Encouraging Effective Teaching Practices

When Europeans arrived in North America in 1492, they encountered an untamed continent virtually untouched by people. The few indigenous peoples encountered by early explorers were hardly worth reporting because they were stuck in a primitive state, unremarkable, without a culture, history or a future. This view, of an untamed continent almost entirely devoid of people, is a commonly held one…and it’s a myth. Well-meaning elementary and secondary teachers (and even some professors)—due to a combination of inherited assumptions, a paucity of scientific research, and the use of out-dated text books—have perpetuated this false view to students for decades.

MississippianCulturesAs opposed to finding nothing remarkable, the earliest explorers (like Spain’s Hernan Cortez or Hernando de Soto) encountered crops, orchards, domesticated animals, canals, towns, and various other structures everywhere they traveled. Regrettably, though, the introduction of Old World diseases (measles and small pox) killed approximately 90% of the New World’s indigenous peoples over the course of two generations. By the third generation of European settlement, many of the people who’d seen the scale of indigenous civilization first-hand were dead; and by the fourth generation European colonists knew or remembered virtually nothing of the first-peoples who’d established such civilizations as the Mississippian or Powtitianna. So for all intents and purposes people born 1530 and later encountered a very different world than Columbus, Cortez, or de Soto.

Since the 1970s researchers working in a variety of fields have made progress challenging the notion of the “empty continent” hypothesis. For example, current archaeological research is pointing to the possibility North America was not settled once but multiple times even before the last ice age ended approximately 12 to 13 thousand years ago. I’ve taken the liberty of presenting some additional lines of evidence from Charles Mann’s seminal work 1491:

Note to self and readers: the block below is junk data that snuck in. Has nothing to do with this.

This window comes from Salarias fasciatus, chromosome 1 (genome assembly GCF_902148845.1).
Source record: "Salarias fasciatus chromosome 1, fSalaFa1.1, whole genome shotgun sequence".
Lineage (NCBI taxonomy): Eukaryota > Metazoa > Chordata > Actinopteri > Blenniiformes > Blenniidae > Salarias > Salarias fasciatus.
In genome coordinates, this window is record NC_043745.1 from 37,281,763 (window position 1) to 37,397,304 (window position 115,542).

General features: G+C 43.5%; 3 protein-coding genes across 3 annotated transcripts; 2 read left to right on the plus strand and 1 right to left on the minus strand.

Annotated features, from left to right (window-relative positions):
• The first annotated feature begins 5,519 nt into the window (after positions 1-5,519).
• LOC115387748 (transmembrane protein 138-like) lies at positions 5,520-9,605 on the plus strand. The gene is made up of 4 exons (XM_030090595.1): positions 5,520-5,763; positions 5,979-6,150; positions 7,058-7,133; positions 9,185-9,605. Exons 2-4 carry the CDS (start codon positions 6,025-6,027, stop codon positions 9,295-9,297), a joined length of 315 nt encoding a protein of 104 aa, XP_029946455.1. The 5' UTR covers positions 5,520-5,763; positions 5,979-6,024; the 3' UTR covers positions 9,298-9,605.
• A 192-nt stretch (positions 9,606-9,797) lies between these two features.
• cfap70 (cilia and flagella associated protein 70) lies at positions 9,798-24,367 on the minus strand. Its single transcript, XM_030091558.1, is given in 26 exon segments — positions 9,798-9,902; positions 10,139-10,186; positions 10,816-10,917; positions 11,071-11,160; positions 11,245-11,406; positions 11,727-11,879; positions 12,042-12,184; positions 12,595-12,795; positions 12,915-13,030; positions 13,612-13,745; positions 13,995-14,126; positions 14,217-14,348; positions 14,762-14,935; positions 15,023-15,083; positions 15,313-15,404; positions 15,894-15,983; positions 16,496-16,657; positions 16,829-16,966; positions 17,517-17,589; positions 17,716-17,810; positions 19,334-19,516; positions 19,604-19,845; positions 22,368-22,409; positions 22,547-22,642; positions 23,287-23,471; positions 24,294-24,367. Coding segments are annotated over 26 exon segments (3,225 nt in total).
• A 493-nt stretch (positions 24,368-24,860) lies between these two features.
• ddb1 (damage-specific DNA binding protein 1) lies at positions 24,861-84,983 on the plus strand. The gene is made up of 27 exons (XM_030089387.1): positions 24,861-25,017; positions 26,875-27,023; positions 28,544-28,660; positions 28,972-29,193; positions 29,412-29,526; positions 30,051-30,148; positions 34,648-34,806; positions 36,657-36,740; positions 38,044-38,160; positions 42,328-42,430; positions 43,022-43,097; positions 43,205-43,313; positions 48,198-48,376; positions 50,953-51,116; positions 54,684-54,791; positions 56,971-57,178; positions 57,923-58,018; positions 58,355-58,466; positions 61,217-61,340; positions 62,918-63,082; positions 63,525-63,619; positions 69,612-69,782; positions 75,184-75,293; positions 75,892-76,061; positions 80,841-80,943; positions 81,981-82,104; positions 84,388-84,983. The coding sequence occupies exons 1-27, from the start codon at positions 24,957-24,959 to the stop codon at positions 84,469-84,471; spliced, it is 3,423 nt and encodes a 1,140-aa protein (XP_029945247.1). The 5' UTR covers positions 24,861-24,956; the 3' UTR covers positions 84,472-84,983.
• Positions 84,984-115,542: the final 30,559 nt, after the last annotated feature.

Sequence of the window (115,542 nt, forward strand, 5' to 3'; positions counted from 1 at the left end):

1. Multiple migrations to the New World took place some 12, 20 and 40 thousand years ago, respectively.
  2. Technologically advanced civilizations, e.g. developing writing, numbers, agriculture, etc. existed in North, Central and South America, etc. of which only the most recent, e.g. Aztec, Maya, Olmec, etc. have been studied in any detail.
  3. Many ancient South American cities had larger populations than contemporary European (London, Paris), Middle-Eastern (Sumer) or Asian (Xi’an) ones.
  4. From the Atlantic to Pacific, from the Canadian Midwest to the southernmost tip of South America, etc. lands were molded and shaped significantly by human populations over thousands of years. Some of the largest man-made structures (earthen mounds ten stories high) were constructed by Mississippian societies in North America; and parts of South America were blanketed in canals and the great Amazon itself is thought to have been seeded by indigenous populations.